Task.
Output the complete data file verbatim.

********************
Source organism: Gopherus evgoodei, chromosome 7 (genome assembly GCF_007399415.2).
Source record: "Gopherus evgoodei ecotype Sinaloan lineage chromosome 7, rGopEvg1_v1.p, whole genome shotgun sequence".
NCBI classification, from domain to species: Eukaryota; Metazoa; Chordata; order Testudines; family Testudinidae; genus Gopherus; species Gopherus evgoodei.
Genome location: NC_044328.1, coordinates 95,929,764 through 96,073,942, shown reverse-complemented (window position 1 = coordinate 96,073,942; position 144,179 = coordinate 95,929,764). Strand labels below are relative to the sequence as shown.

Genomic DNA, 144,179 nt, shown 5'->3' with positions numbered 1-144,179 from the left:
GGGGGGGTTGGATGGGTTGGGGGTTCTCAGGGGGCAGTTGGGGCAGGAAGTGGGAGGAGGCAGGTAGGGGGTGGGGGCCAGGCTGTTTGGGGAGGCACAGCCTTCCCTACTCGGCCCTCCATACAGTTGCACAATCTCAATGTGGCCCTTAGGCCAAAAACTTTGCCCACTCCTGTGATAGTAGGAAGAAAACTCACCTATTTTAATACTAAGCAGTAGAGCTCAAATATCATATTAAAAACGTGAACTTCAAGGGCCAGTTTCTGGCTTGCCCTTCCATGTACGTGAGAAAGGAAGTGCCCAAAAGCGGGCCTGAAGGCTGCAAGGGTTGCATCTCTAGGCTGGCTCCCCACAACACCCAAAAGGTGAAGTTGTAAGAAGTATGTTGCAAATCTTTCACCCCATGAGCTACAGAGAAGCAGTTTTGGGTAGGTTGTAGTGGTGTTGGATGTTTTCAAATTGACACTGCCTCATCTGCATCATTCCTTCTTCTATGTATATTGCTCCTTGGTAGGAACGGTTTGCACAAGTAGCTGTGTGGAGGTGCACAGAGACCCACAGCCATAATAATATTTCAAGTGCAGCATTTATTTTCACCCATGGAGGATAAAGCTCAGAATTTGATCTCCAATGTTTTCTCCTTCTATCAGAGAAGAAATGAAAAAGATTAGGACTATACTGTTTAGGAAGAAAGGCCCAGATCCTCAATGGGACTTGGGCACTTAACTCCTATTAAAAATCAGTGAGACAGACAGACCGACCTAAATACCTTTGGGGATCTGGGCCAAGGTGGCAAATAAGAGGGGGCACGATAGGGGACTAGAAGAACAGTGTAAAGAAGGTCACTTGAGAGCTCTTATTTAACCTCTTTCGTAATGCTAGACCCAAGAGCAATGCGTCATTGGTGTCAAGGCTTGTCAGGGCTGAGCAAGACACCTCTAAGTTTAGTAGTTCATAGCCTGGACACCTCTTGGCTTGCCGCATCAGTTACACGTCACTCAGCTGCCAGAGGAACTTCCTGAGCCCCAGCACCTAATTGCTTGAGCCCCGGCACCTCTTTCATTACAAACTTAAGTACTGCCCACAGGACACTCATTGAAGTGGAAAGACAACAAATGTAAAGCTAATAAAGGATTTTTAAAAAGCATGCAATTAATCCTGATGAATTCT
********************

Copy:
Source organism: Gopherus evgoodei, chromosome 7 (genome assembly GCF_007399415.2).
Source record: "Gopherus evgoodei ecotype Sinaloan lineage chromosome 7, rGopEvg1_v1.p, whole genome shotgun sequence".
NCBI classification, from domain to species: Eukaryota; Metazoa; Chordata; order Testudines; family Testudinidae; genus Gopherus; species Gopherus evgoodei.
Genome location: NC_044328.1, coordinates 95,929,764 through 96,073,942, shown reverse-complemented (window position 1 = coordinate 96,073,942; position 144,179 = coordinate 95,929,764). Strand labels below are relative to the sequence as shown.

Genomic DNA, 144,179 nt, shown 5'->3' with positions numbered 1-144,179 from the left:
GGGGGGGTTGGATGGGTTGGGGGTTCTCAGGGGGCAGTTGGGGCAGGAAGTGGGAGGAGGCAGGTAGGGGGTGGGGGCCAGGCTGTTTGGGGAGGCACAGCCTTCCCTACTCGGCCCTCCATACAGTTGCACAATCTCAATGTGGCCCTTAGGCCAAAAACTTTGCCCACTCCTGTGATAGTAGGAAGAAAACTCACCTATTTTAATACTAAGCAGTAGAGCTCAAATATCATATTAAAAACGTGAACTTCAAGGGCCAGTTTCTGGCTTGCCCTTCCATGTACGTGAGAAAGGAAGTGCCCAAAAGCGGGCCTGAAGGCTGCAAGGGTTGCATCTCTAGGCTGGCTCCCCACAACACCCAAAAGGTGAAGTTGTAAGAAGTATGTTGCAAATCTTTCACCCCATGAGCTACAGAGAAGCAGTTTTGGGTAGGTTGTAGTGGTGTTGGATGTTTTCAAATTGACACTGCCTCATCTGCATCATTCCTTCTTCTATGTATATTGCTCCTTGGTAGGAACGGTTTGCACAAGTAGCTGTGTGGAGGTGCACAGAGACCCACAGCCATAATAATATTTCAAGTGCAGCATTTATTTTCACCCATGGAGGATAAAGCTCAGAATTTGATCTCCAATGTTTTCTCCTTCTATCAGAGAAGAAATGAAAAAGATTAGGACTATACTGTTTAGGAAGAAAGGCCCAGATCCTCAATGGGACTTGGGCACTTAACTCCTATTAAAAATCAGTGAGACAGACAGACCGACCTAAATACCTTTGGGGATCTGGGCCAAGGTGGCAAATAAGAGGGGGCACGATAGGGGACTAGAAGAACAGTGTAAAGAAGGTCACTTGAGAGCTCTTATTTAACCTCTTTCGTAATGCTAGACCCAAGAGCAATGCGTCATTGGTGTCAAGGCTTGTCAGGGCTGAGCAAGACACCTCTAAGTTTAGTAGTTCATAGCCTGGACACCTCTTGGCTTGCCGCATCAGTTACACGTCACTCAGCTGCCAGAGGAACTTCCTGAGCCCCAGCACCTAATTGCTTGAGCCCCGGCACCTCTTTCATTACAAACTTAAGTACTGCCCACAGGACACTCATTGAAGTGGAAAGACAACAAATGTAAAGCTAATAAAGGATTTTTAAAAAGCATGCAATTAATCCTGATGAATTCT